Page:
While that may be true in the future, at the moment it is the other way around. They are giving out loans now.
 

stopdoingstuff

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While the rest of the developed world was enjoying precarious high living standards from a housing and credit bubble, the Germans were implementing austerity and labour reforms led by leading German companies, all the while being lectured by people like Tony Blair on how to run their economy.

I don't see any reason to suggest the current German Wirtschaftwunder is not based on good fundamentals. Perhaps if Merkel tried to impose labour reforms on us, we should welcome them.
Again what miracle? Look at their numbers- their growth is not exceptional in global terms or even in European terms. Miracle suggests that Germany is an outlier- it is not.
 

southwestkerry

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Most of Western Europe, the USA, Japan and Korea have had similar performances. The more recent "miracles" in South East Asia, China and India are equally as impressive. But the question he asked was about the "current" miracle, and I hold that it is far from miraculous.

100% correct.
SwK
 

Mackers

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While that may be true in the future, at the moment it is the other way around. They are giving out loans now.
I think you'll find their bond holders are raking it in at the present time. And the loans have interest attached. So no free lunch.
 

feedmelies

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Again what miracle? Look at their numbers- their growth is not exceptional in global terms or even in European terms. Miracle suggests that Germany is an outlier- it is not.
Their unemployment is at about 6%. They have a budget surplus. No other large western economy can boast this. Take into account that exports are a large proportion of their economy, and much of the rest of the world - their customers - are suffering from poor economic conditions - and you realise they are in pretty good shape.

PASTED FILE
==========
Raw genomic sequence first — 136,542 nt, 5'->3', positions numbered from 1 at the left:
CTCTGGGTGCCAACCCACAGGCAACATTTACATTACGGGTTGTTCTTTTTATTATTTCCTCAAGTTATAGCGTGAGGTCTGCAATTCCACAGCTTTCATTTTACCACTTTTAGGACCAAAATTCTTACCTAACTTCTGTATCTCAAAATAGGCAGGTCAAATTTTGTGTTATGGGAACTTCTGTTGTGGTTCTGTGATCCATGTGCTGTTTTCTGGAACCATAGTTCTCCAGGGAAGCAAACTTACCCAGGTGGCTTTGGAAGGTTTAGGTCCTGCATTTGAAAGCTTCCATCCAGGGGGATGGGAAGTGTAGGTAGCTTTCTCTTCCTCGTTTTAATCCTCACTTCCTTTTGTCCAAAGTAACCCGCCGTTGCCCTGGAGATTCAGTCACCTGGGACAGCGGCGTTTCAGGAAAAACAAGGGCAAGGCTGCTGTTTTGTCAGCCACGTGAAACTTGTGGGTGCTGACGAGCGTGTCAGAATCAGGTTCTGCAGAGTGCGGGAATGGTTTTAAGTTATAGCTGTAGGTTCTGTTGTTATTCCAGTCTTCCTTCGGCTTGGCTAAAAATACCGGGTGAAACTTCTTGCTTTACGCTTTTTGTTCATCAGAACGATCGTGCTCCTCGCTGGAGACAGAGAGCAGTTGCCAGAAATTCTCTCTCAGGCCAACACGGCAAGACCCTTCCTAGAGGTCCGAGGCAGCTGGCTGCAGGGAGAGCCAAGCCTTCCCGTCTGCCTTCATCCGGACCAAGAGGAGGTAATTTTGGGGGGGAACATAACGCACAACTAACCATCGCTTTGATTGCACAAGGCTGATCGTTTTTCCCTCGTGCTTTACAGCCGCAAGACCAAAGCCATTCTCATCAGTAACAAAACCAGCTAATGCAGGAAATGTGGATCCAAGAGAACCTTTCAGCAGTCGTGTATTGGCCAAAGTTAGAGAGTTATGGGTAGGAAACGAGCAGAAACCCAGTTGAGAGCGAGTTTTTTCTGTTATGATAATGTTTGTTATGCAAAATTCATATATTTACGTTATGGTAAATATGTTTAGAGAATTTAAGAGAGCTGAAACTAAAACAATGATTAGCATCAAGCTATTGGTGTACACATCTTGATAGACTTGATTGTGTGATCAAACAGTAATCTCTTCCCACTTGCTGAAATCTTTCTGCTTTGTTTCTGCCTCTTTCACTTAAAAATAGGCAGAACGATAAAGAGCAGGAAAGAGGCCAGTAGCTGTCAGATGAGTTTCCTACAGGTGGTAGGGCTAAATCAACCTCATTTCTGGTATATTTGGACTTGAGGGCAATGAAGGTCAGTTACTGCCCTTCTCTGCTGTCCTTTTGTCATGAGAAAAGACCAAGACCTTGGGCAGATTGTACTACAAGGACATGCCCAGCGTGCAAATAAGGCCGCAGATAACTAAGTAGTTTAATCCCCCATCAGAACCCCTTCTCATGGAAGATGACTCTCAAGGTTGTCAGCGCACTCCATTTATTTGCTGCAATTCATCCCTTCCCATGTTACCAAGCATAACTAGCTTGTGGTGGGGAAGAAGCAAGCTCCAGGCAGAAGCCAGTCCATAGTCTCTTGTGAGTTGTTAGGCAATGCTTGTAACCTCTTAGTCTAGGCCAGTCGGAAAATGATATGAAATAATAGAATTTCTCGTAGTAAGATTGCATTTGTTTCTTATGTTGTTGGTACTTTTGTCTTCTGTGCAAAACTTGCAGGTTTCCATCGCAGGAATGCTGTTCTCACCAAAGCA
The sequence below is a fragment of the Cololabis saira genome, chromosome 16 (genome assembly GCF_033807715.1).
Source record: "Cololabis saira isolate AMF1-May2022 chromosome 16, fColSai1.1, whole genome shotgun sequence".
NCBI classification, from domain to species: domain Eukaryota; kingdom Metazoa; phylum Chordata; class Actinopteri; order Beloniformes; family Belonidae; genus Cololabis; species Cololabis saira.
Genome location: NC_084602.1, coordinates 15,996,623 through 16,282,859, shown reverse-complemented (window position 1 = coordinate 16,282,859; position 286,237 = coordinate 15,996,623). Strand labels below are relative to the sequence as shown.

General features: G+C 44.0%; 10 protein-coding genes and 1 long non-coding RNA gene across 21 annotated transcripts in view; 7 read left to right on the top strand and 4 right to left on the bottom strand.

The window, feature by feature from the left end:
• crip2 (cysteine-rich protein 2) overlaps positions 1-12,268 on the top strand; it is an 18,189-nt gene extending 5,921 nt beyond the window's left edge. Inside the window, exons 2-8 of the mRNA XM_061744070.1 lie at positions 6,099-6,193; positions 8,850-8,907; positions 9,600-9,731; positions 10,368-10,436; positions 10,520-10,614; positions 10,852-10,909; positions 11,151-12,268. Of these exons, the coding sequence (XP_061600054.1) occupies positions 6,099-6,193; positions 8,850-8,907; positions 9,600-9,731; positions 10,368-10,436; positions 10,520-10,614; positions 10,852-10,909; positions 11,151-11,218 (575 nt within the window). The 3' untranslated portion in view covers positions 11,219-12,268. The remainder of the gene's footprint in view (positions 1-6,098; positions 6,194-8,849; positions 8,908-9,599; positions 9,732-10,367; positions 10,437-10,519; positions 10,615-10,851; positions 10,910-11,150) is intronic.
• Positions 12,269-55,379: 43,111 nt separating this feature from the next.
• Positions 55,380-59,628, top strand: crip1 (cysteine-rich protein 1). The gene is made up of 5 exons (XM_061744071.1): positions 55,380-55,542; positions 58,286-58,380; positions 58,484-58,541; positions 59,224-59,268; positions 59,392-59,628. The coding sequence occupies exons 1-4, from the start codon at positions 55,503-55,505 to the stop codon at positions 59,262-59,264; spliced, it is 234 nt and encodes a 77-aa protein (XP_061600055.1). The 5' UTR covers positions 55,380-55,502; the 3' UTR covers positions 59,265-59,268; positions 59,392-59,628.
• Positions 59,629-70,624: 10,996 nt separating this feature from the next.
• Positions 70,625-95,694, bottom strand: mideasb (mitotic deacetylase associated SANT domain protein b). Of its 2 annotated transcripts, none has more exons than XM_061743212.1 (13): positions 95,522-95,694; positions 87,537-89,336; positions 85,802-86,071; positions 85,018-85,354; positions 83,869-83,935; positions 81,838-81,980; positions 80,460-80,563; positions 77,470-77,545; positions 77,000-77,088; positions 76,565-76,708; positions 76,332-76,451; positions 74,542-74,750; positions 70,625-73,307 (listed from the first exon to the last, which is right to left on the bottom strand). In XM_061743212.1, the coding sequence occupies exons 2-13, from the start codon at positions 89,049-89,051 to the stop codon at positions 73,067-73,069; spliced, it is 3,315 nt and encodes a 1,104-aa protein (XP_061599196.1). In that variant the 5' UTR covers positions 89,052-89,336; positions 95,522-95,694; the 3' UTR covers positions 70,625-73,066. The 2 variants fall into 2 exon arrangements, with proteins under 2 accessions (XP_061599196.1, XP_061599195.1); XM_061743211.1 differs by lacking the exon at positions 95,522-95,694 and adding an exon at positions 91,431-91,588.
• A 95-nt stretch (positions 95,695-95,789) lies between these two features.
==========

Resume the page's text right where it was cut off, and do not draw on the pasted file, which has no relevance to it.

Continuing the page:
Their growth may not be exceptional at the moment, but how fast would the USA, UK, France, Ireland grow if they imposed austerity to achieve a budget surplus?
 

Kevin Doyle

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But German workers are happy with this arrangement. They don't seek crazy pay increases, and in return they're happy with the persistently high employment and economic stability they have enjoyed for the last 50 years as a result of the broad economic consensus.

Why do trade union hacks insist that it's always all down to pay rates?
Trade Union Hacks?

You do know that Germany has probably the highest unionised workforce in the world? Its required by law to have a union rep on the board of a company.
 

feedmelies

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I think you'll find their bond holders are raking it in at the present time. And the loans have interest attached. So no free lunch.
Please provide evidence that German is currently a net receiver in terms of debts. As it stands, Ireland, Greece and Portugal are recipients of bailout funds, large proportions of which come from Germany. The deficits of these countries far exceed the amount paid to Anglo-bondholders - of which I am pretty sure the majority are not German.